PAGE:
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Count Basie Autographs, Memorabilia & Collectibles

COUNT BASIE
Born: August 21, 1904 in Red Bank, New Jersey
Died: April 26, 1984 in Hollywood, Florida
Biography | show moreshow less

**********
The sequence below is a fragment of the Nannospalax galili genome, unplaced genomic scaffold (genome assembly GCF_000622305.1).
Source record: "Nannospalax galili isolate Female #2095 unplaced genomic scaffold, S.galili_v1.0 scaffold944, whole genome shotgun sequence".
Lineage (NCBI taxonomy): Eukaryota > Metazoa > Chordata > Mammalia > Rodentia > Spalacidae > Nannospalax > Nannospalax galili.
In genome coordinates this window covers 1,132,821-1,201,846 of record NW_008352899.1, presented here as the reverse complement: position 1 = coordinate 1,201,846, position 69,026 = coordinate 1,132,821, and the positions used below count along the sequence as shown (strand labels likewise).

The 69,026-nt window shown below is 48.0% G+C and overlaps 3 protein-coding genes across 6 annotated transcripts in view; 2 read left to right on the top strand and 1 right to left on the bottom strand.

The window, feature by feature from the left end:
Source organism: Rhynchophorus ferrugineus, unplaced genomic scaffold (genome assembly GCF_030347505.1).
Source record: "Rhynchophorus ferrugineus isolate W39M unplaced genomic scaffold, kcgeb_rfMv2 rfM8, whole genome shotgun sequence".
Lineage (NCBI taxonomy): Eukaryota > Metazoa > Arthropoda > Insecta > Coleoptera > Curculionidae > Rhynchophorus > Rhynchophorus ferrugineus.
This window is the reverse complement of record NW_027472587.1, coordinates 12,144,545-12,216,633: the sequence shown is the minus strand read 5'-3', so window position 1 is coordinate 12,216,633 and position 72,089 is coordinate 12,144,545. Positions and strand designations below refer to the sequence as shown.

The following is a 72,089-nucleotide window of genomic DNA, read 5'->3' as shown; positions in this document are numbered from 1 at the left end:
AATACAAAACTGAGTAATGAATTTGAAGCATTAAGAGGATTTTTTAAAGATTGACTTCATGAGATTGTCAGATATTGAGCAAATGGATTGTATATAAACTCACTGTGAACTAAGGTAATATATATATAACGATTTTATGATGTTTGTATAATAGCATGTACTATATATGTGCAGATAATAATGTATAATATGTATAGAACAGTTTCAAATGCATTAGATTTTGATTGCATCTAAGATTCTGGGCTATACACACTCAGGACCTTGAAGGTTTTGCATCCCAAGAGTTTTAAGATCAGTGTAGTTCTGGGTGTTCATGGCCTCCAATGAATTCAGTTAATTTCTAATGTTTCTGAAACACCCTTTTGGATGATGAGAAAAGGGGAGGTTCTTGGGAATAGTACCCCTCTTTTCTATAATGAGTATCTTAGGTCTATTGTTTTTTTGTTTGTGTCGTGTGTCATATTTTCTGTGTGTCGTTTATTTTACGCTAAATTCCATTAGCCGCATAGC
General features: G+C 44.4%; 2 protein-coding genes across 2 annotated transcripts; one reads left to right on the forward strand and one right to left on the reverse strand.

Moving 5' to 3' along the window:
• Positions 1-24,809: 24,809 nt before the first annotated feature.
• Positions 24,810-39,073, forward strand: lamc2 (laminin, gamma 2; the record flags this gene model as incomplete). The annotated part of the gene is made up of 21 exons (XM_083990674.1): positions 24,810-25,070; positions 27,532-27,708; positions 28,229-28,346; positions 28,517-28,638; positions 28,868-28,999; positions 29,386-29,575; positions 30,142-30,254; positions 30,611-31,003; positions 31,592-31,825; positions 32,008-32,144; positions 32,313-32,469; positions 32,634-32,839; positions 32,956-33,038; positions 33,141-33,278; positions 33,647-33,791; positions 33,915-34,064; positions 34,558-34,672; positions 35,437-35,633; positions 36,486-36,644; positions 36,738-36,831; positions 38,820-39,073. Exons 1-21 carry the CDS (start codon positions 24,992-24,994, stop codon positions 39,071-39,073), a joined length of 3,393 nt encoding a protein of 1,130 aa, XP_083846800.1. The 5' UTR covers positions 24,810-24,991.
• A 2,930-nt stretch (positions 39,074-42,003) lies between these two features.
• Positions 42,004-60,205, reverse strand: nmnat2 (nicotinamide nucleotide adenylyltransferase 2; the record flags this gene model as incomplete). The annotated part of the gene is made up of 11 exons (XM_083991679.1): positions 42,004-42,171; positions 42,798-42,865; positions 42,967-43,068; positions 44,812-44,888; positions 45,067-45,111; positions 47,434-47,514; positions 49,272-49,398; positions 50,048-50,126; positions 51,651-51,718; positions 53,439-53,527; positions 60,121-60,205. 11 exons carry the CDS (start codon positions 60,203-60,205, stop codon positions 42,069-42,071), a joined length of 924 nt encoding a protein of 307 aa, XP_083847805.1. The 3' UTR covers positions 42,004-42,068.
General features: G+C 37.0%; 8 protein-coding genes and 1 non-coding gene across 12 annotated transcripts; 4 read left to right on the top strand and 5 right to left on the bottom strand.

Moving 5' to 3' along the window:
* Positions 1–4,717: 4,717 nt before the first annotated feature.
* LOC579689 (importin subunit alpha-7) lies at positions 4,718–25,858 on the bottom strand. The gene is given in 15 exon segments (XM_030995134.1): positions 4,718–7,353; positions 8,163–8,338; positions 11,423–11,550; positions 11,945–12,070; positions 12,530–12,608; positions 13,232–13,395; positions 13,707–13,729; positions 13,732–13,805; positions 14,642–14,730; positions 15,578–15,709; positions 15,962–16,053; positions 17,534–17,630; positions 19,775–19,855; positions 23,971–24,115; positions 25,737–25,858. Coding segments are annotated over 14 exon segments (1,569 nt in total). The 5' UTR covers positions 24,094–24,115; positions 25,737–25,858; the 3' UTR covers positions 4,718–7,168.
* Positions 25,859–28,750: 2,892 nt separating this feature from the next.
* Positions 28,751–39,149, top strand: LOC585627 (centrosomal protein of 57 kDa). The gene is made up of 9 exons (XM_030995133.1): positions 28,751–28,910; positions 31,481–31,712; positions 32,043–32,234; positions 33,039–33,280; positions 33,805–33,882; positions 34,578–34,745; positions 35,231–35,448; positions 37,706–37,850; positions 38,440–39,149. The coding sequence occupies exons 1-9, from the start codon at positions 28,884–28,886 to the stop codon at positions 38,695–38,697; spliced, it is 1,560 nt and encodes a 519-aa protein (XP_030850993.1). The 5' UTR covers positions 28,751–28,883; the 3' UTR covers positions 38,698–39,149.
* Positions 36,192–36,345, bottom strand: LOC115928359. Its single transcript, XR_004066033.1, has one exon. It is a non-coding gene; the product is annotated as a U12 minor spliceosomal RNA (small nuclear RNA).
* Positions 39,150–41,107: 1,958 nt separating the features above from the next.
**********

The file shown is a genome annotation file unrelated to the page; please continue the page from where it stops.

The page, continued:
William "Count" Basie (1904-1984) is credited with introducing blues to mainstream audiences through his polished versions of blues rhythms. Basie and his Big Band had over 30 recordings in the Top 40 from 1937 to 1968. Taught piano by his mother, Basie began his career on the vaudeville circuit in the early 1920s. In 1927, the young musician was stranded in Kansas City, changing his life and career. Within two years, he joined Benny Moten's Kansas City Orchestra and became an important part of its rhythm section. Moten's sudden death in 1935 gave Basie his "big break." Along with Moten's nephew, the Count took over the group, which soon evolved into the Count Basie Orchestra. By the peak of the Big Band Era, he was a major factor in both that movement and in jazz circles. Basie also composed the band's signature tune, "One O'Clock Jump", now a jazz standard. His astute recognition of talent added to the band's perfection with musicians such as Lester Young and vocalists such as Billie Holiday. Basie also appeared in films, beginning in 1938. His last was a memorable scene with his orchestra in Mel Brooks' Blazing Saddles (1974). The Count Basie Orchestra still tours today, playing the famous arrangements that Basie pioneered.

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